The Gulf Stream Is At Its Weakest For More Than A Thousand Years


Stephen Luntz

Stephen has a science degree with a major in physics, an arts degree with majors in English Literature and History and Philosophy of Science and a Graduate Diploma in Science Communication.

Freelance Writer

Greenland icebergs

These icebergs in a Greenland fjord are pretty, but there are storm clouds coming. Their melting interrupts the sinking of salty North Atlantic water, potentially disrupting the mighty ocean current that keeps northern Europe habitable. Image Credit: Kertu/

The warm ocean current that keeps northern Europe habitable is weaker than at any time in the previous thousand years, sediments and ice cores indicate. The finding increases the likelihood the current will weaken further, with catastrophic implications for the UK and Ireland, and bad news for many other places.

For thousands of years the Atlantic Meridional Overturning Circulation (AMOC), better known as the Gulf Stream System, has controlled northern Europe's climate. Before that, the AMOC's near-total shut down 12,000 years ago is considered the prime suspect for producing the Younger Dryas event, where the world briefly plunged back into the ice age it had recently left.


Oceanographers have debated how a recent weakening compares to past movements, and whether it is a random drop or the start of a frightening trend. Professor Stefan Rahmstorf of the Potsdam Institute for Climate Impact Research has brought together multiple lines of evidence for the AMOC's strength since 400 AD.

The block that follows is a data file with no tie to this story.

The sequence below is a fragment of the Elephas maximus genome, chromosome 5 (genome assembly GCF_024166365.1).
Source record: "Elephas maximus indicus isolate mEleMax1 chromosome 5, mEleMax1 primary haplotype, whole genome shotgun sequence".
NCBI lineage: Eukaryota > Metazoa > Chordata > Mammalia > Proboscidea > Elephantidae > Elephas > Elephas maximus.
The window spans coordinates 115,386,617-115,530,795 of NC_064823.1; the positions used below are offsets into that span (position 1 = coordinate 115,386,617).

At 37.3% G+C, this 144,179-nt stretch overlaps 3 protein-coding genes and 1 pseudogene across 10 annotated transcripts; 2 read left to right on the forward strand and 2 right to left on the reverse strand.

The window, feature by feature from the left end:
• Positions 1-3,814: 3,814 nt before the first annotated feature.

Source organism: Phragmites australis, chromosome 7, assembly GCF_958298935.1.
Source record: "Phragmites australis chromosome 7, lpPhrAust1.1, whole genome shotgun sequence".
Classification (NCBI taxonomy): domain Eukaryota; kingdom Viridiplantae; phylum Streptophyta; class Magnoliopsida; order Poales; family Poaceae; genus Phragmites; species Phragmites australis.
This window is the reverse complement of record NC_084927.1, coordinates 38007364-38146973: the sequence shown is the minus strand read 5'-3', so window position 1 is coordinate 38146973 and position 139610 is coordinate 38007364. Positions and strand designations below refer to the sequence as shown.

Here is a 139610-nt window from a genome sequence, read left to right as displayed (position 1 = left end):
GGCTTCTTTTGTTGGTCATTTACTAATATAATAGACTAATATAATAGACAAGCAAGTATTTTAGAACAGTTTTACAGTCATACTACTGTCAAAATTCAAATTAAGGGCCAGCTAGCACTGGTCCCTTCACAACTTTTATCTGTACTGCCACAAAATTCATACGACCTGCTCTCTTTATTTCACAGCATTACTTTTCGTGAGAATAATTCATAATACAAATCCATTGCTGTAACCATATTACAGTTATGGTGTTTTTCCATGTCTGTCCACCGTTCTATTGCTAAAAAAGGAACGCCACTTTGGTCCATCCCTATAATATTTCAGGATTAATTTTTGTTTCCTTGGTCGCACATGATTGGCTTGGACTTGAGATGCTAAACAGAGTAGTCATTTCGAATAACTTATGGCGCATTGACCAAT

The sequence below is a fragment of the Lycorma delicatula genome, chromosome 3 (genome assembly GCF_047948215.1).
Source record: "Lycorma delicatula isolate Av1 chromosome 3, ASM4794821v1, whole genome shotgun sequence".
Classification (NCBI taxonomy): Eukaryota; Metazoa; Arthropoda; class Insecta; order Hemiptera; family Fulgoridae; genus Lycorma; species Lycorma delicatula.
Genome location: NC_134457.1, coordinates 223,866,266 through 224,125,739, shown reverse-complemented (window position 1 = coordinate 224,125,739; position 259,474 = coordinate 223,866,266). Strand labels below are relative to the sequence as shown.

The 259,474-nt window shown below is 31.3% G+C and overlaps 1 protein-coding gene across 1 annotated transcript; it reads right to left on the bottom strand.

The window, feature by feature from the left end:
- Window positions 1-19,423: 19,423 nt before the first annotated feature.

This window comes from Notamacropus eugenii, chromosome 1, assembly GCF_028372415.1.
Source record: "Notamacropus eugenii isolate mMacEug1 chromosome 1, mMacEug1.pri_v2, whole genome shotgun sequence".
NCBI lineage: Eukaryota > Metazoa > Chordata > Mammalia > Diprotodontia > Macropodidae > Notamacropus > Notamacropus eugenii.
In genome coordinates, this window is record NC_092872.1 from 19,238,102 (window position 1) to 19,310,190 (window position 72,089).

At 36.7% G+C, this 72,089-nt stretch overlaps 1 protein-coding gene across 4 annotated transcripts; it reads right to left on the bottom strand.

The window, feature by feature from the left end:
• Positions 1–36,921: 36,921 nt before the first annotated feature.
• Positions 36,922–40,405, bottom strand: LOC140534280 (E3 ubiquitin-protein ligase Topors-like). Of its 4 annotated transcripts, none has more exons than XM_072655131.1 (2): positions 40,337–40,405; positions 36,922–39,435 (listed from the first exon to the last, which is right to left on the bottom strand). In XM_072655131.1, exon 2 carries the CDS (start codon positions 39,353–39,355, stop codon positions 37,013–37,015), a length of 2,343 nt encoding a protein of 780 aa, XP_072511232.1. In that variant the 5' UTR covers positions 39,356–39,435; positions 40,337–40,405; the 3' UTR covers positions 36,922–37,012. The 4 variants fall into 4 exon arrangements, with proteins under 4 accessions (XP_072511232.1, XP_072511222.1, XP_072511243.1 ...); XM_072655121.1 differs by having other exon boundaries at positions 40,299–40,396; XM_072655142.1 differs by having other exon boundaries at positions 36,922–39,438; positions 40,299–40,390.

"The Gulf Stream System works like a giant conveyor belt, carrying warm surface water from the equator up north, and sending cold, low-salinity deep water back down south. It moves nearly 20 million cubic meters of water per second, almost a hundred times the Amazon flow," Rahmstorf said in a statement

Direct measurements of the system's strength are a recent phenomenon, but we know it has weakened by 15 percent since the mid-20th Century. Nevertheless, proxy data from ocean sediments, ice core, corals, and even tree rings can provide an indication of its strength in earlier times.

Each individual proxy has missing periods or variations sufficient to create plenty of uncertainty. Putting them all together, however, Rahmstorf and co-authors conclude in Nature Geoscience the story is clear: the Gulf Stream has not been this weak for at least 1,600 years.


The AMOC is driven by dense salty water sinking in the North Atlantic. Lighter freshwater disrupts the process. It is feared excess rainfall or ice melting from surrounding areas will be enough to interfere, bringing the whole process to a halt.

Northern Europe is a climate anomaly. Nowhere else in the world are conditions so suitable for human survival so far from the equator. When Jacques Cartier explored Labrador he found it so bleak he called it; “The land God gave to Cain” to punish him for killing Abel. Yet the latitudes he was exploring were barely north of his native Brittany. It would take centuries before oceanographers would work out it was the Gulf Stream that made the difference, saving Cartier's homeland, along with Britain and Scandinavia, from Arctic winters.

If the AMOC stops Europe will freeze, a process sped up 1000-fold, that formed the basis for the disaster film The Day After Tomorrow. Meanwhile, the pile-up of water that currently gets carried north will accelerate sea-level rise along the American east coast, hastening Florida's drowning.

Rahmstorf's findings come the same week as the publication of modeling showing the rate of change of freshwater entering the North Atlantic could do as much to turn AMOC off as the volume. If correct, this would also greatly increase the risk we face, since a pulse of heat-induced melting of Greenland's ice – such as was seen in 2019 - might be enough to act as a very undesirable trigger.